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Around The NBA: Chicago Bulls

We're very bullish on Chicago's chances this year.

Jonathan Daniel

The Chicago Bulls proved last year that they needed only a modicum of talent and a Tom Thibodeau defense to be competitive, winning 45 games and a playoff series despite losing Derrick Rose for the entire season. As scrappy and tough as the 2013 Bulls were, the return of Rose upgrades the 2014 Bulls from "feisty underdog" to "contender". The team has progressed in some ways (Jimmy Butler!) and regressed in others (Omer Asik) since Rose's last healthy playoff run, but has kept the same Thibodeau-inspired mentality and defensive precision. This mentality, while one of the team's greatest strengths, can also be its greatest weakness. The attitude that leads Chicago to play all-out on every possession, that enforces precise defensive rotations during the dog days of March, that inspires Luol Deng and Joakim Noah to play forty minutes a night while injured, fosters regular season success. But by the time May comes around, this "all-out" mentality has taken its toll. Joakim Noah has dealt with chronic injuries that have been exacerbated by heavy minutes, and Luol Deng, after a cascade of smaller injuries, was only kept out of the lineup by a near fatal illness last spring.

In addition to the necessity of Thibodeau managing minutes so that the team is healthy and rested for the playoffs, the Bulls also face a more challenging road to the NBA Finals than in 2011 or 2012. The Heat are another year older, and possibly more vulnerable, but still have LeBron James, Dwyane Wade, and Chris Bosh. In addition, Indiana and Brooklyn have made enough improvements to be considered legitimate contenders. This means that even with a number one seed, the Bulls will likely have to beat three elite teams to win the championship, a task not many Eastern Conference teams have needed to accomplish in recent memory.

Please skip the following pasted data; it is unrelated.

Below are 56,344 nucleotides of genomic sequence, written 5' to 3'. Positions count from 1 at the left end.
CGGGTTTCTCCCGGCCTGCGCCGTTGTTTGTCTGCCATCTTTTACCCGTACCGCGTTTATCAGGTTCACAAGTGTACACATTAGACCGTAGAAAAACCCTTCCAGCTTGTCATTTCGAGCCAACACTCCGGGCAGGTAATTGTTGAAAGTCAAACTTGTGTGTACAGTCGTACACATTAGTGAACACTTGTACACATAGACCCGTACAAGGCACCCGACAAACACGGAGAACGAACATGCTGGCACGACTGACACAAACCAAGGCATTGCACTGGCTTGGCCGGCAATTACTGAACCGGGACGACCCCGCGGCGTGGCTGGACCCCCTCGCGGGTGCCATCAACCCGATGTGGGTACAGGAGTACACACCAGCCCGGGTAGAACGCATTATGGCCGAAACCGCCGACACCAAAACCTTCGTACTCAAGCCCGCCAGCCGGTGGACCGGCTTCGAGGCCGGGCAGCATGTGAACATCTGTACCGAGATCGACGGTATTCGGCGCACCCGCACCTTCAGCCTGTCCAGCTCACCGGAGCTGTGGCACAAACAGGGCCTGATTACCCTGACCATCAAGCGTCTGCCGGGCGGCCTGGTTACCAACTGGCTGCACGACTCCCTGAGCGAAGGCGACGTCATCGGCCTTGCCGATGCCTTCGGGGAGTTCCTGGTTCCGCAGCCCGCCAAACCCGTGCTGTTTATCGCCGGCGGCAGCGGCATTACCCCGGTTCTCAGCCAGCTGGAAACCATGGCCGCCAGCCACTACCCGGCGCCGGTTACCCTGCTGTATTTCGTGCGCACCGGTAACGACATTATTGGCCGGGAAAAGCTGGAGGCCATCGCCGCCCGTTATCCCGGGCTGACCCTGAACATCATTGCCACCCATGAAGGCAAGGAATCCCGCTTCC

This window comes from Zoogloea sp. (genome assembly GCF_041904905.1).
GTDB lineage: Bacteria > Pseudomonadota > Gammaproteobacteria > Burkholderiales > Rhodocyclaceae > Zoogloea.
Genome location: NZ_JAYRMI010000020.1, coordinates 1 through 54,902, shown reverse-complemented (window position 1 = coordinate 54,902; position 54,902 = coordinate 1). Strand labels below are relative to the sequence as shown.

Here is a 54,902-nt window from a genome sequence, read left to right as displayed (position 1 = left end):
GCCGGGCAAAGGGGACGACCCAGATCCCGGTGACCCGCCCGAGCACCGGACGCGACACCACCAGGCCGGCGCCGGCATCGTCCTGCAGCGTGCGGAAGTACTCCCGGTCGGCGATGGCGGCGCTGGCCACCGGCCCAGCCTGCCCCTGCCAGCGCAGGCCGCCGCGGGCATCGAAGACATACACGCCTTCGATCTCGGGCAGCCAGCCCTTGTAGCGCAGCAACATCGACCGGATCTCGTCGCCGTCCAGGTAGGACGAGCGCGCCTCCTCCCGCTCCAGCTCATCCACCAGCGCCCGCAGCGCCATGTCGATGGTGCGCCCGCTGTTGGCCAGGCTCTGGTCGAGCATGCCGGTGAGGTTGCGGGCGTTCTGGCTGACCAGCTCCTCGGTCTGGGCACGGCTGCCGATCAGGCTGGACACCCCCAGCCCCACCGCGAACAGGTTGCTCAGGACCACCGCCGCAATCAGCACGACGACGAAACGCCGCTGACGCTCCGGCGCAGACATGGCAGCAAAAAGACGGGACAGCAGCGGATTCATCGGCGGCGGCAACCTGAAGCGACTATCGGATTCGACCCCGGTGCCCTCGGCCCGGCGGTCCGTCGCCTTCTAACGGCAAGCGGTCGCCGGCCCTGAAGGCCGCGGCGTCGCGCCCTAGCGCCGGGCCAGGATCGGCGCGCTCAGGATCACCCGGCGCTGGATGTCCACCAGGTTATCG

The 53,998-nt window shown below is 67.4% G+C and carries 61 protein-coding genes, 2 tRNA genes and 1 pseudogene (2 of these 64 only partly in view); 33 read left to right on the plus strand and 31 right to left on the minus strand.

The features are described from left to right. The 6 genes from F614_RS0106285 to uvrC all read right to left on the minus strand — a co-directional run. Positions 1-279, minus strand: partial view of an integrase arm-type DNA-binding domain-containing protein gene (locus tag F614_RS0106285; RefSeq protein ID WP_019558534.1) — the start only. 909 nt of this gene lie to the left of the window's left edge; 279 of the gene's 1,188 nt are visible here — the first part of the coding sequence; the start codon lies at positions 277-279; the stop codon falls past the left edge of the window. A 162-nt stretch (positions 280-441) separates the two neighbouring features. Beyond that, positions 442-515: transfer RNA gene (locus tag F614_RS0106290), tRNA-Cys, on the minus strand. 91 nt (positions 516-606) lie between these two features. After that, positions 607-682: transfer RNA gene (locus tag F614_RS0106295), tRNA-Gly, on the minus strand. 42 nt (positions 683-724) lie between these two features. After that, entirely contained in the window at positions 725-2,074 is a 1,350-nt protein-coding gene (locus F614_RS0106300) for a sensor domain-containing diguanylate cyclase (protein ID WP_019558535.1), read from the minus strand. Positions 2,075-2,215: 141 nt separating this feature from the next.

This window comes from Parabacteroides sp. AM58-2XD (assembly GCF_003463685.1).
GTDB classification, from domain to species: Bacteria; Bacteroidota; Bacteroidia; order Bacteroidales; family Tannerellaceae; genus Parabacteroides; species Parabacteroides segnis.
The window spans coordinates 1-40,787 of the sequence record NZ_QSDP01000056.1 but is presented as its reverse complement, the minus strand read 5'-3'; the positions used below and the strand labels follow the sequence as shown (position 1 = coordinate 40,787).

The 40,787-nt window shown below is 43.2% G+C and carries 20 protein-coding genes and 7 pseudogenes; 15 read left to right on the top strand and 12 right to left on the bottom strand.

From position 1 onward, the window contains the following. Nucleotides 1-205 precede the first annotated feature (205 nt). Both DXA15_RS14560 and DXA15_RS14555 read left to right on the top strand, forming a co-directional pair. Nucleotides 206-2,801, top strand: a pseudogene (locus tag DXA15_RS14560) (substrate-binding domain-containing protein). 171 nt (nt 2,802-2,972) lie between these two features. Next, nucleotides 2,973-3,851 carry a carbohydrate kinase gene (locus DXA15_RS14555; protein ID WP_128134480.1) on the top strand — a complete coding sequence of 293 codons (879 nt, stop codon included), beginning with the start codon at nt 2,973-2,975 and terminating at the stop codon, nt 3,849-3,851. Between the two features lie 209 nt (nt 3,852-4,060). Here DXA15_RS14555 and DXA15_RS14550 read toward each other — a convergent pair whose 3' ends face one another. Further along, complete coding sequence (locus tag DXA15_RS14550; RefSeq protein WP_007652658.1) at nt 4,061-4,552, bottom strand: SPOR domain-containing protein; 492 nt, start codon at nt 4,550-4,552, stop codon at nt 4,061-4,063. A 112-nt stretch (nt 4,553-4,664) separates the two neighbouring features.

The Bulls' title hopes start (and end) with Derrick Rose. I'm of the view that Rose was not the best player in the league during the 2011 season, but it's not unreasonable to suggest that he is one of the league's ten best players. Purely as a basketball fan, I can't wait to see him operating at full health. You don't need me to tell you that Rose is electric, one of the best at getting to the rim, and one of the league's most dynamic finishers. Rose's shot creation is the key to kickstarting what can be a punchless Chicago offense, and operating in crunch time against the Heat, Pacer, and Nets defenses. One of the indelible images of the 2011 playoffs is Rose being blanketed by LeBron James in 4th quarters, with the rest of the team unable to exploit mismatches elsewhere on the court. Building effective counterattacks into the Bulls system, likely involving Luol Deng or Noah operating from the elbow, will also be necessary for the Bulls to find crunch time success.